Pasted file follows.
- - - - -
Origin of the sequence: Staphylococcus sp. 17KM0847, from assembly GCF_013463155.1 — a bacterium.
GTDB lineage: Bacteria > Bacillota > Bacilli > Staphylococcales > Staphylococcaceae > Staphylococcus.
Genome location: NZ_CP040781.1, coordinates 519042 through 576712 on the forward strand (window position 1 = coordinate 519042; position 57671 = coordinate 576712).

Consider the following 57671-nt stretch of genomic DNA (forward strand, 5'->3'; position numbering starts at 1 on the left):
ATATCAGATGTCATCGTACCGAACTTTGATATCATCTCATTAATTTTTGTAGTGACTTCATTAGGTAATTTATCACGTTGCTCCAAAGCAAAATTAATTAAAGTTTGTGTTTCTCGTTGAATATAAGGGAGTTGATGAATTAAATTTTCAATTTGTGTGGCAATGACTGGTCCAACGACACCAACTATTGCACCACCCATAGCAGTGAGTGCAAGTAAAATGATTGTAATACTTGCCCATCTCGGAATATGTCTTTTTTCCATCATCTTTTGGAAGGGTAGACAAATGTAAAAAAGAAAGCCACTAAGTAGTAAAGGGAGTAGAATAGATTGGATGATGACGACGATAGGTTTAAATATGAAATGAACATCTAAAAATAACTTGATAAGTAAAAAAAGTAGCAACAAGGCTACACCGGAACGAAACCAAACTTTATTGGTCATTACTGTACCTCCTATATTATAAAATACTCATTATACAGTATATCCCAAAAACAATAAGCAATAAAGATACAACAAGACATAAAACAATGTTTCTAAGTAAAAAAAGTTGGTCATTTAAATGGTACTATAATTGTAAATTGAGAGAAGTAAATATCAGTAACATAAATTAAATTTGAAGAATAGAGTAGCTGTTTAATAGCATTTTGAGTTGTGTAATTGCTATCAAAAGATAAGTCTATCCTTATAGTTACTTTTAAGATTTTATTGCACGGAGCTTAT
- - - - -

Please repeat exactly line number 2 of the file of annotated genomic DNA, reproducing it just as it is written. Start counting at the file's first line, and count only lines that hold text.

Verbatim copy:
GTDB lineage: Bacteria > Bacillota > Bacilli > Staphylococcales > Staphylococcaceae > Staphylococcus.